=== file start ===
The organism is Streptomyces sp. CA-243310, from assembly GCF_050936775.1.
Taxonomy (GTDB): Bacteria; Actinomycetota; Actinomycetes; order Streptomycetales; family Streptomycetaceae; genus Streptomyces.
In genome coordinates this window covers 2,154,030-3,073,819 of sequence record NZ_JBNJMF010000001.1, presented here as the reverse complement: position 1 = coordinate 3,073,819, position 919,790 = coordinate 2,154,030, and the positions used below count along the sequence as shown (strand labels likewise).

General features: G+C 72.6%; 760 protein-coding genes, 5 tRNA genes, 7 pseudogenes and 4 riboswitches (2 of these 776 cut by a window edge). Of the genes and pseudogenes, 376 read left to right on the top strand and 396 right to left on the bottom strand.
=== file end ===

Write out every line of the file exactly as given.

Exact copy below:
The organism is Streptomyces sp. CA-243310, from assembly GCF_050936775.1.
Taxonomy (GTDB): Bacteria; Actinomycetota; Actinomycetes; order Streptomycetales; family Streptomycetaceae; genus Streptomyces.
In genome coordinates this window covers 2,154,030-3,073,819 of sequence record NZ_JBNJMF010000001.1, presented here as the reverse complement: position 1 = coordinate 3,073,819, position 919,790 = coordinate 2,154,030, and the positions used below count along the sequence as shown (strand labels likewise).

General features: G+C 72.6%; 760 protein-coding genes, 5 tRNA genes, 7 pseudogenes and 4 riboswitches (2 of these 776 cut by a window edge). Of the genes and pseudogenes, 376 read left to right on the top strand and 396 right to left on the bottom strand.